She resolved to be equally occupied in keeping herself from sin: ‘For truly I thought that if I were safe from sin, I would be perfectly safe from all the fiends of hell and enemies of my soul.’ In this experience of Christ’s ‘courtesy’ – her charming expression for his mercy – we see Julian’s optimism in the face of sin and suffering so vividly realized by her personally and so evident in her world of the Black Death and the Hundred Years’ War. It is summed up in the best known of the locations she reports form her Lord: ‘Sin is behovable [ie inevitable], but all shall be well, and all manner of things shall be well.’ Nor was this facile optimism; Julian faced squarely up to paradoxes we are inclined to shelve, insisting that ‘our faith is grounded in God’s word’ and ‘one portion of our faith is that many creatures shall be damned, as are the angels that fell out of heaven for pride, which are now fiends’ and ‘they that be heathen men and also men that have received Christendom and live unchristian lives and so die outside of charity.’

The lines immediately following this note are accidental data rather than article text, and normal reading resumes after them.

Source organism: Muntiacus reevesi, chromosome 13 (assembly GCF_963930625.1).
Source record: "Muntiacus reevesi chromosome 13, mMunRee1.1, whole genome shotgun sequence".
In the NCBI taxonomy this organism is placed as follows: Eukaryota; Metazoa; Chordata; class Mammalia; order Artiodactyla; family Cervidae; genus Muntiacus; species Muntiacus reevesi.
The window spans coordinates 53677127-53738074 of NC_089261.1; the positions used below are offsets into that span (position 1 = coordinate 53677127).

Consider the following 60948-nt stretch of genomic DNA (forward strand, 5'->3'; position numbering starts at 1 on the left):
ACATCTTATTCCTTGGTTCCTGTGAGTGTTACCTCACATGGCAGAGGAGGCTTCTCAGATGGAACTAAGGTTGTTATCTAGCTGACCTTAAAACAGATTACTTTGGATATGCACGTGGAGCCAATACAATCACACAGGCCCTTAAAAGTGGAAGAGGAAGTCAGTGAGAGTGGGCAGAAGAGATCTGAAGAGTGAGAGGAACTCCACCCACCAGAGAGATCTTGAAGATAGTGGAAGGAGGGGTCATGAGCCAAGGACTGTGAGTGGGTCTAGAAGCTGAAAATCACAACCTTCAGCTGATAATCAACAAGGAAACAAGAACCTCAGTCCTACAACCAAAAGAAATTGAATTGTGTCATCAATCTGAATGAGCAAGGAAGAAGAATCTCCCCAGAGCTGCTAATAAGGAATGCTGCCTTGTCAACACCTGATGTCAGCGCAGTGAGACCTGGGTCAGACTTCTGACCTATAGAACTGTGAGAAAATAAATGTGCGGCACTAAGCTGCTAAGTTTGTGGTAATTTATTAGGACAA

Subsequent ages would see development of the doctrine of ‘outside the church no salvation’, but already Julian saw that charity is the test and, finding these normal assumptions of her age no more to her liking than do we of the twenty-first century, was led to make a remarkable leap of the creative imagination founded upon orthodox faith: ‘Understand all this, I thought it was impossible that all manner of things should be well as our Lord showed at this time, and to this our Lord God vouchsafed me no answer but this: “That which to you is impossible is not impossible to me. I shall fulfil my word in all respects and I shall make everything well.”’ She was led on to conclude: ‘As I saw it, there is a deed which the Blessed Trinity shall perform on the last day, and when that deed shall be and how it shall be done is unknown to all creatures below Christ, and shall be until it is one. And the reason he wishes us to know this is so that we may be more at ease in our souls and at peace in our love, ceasing to be troubled by all the tempests that might deflect us from truth, taking our joy in him.. This is the great deed ordained by our Lord God from eternity… by which deed he shall make all things well; for just as the Blessed Trinity made everything from nought, even so the same Blessed Trinity shall make well all that is not well.’